updated 12/28/1981 AT 01:00 AM EST
•originally published 12/28/1981 AT 01:00 AM EST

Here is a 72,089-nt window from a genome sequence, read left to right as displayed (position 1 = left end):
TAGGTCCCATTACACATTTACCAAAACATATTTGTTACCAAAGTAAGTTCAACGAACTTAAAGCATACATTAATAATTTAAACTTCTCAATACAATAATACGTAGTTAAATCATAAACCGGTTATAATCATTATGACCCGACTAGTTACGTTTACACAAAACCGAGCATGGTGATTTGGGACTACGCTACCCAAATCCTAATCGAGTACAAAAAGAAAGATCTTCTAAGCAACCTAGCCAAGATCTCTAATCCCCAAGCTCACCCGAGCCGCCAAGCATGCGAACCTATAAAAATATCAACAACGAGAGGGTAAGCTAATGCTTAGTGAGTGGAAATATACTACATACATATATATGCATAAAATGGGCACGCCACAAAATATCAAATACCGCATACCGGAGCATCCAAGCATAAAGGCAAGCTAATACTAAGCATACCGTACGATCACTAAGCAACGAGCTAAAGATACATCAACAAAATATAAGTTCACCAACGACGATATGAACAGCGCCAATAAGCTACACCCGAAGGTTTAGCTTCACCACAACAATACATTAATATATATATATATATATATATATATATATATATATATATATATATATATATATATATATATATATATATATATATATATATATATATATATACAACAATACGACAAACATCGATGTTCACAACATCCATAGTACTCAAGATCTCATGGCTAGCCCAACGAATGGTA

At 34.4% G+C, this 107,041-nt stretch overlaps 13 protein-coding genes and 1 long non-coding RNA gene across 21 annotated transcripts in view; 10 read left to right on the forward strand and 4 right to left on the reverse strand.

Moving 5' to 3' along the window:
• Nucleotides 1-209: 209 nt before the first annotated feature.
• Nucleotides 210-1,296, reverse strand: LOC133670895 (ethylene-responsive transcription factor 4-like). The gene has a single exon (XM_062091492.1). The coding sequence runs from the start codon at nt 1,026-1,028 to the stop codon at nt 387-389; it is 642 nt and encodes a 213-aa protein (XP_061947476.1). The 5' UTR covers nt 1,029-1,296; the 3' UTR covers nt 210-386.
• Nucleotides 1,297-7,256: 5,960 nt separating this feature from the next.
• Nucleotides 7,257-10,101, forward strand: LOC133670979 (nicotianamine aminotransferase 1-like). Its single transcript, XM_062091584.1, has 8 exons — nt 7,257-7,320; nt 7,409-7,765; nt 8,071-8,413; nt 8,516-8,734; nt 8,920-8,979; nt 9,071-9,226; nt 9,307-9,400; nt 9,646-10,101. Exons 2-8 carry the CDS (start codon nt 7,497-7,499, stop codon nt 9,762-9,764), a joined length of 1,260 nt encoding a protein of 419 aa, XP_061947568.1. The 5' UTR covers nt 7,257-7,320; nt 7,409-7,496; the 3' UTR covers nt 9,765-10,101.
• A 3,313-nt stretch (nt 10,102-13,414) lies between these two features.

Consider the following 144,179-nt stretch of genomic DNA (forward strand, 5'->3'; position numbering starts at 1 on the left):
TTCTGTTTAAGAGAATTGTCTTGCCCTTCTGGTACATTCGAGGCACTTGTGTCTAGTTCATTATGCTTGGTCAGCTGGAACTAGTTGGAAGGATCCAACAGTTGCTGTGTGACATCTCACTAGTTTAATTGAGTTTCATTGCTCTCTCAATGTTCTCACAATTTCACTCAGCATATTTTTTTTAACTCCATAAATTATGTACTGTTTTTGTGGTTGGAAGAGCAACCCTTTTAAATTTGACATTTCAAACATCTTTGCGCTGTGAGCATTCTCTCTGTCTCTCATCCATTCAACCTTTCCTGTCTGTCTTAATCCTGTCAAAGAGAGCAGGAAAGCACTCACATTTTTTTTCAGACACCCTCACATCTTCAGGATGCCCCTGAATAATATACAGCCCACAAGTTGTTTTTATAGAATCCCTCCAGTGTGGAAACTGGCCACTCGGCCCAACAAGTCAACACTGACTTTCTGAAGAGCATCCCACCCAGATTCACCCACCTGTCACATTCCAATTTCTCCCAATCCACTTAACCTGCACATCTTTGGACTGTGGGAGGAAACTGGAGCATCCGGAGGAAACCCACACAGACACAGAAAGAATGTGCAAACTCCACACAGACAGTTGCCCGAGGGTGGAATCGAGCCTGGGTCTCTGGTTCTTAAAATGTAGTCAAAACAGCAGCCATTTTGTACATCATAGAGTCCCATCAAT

More important, perhaps, for the future of Nashville, Mandrell's embodiment of confectionary rural kitsch has conquered country's last media frontier. Her NBC-TV series, Barbara Mandrell and the Mandrel! Sisters Show, co-starring siblings Louise, 27, and Irlene, 25, is in its second surprising season. Since Tennessee Ernie Ford and his pea-pickers left NBC in 1961, only the now syndicated Hee-Haw among country music shows has survived network trial by prime time that long. The secret is Mandrell's girlish sex appeal, pleasant way with a tune, versatility on four instruments and refreshing sense of humor about it all. She began working professionally at age 11, then during her teens played pedal steel guitar with manager-father Irby and mother Mary in the family band. All those years of work have paid off for Barbara, not to mention her ex-drummer husband of 14 years, Ken Dudney, 40, and their two young'uns, Matthew, 11, and Jaime, 5. They've got two Rolls-Royces, a 45-foot yacht, a string of real estate investments, a tour bus more lavishly furnished than many homes, a mansion near Nashville and a rented pied-à-terre in Beverly Hills. None of it came easy, and now that younger performers come to her motorized stateroom for advice, Barbara knows whom—and what—to thank. "As long as I've got my blow dryer and my makeup and electricity to run it all," she says, "I'm in good shape."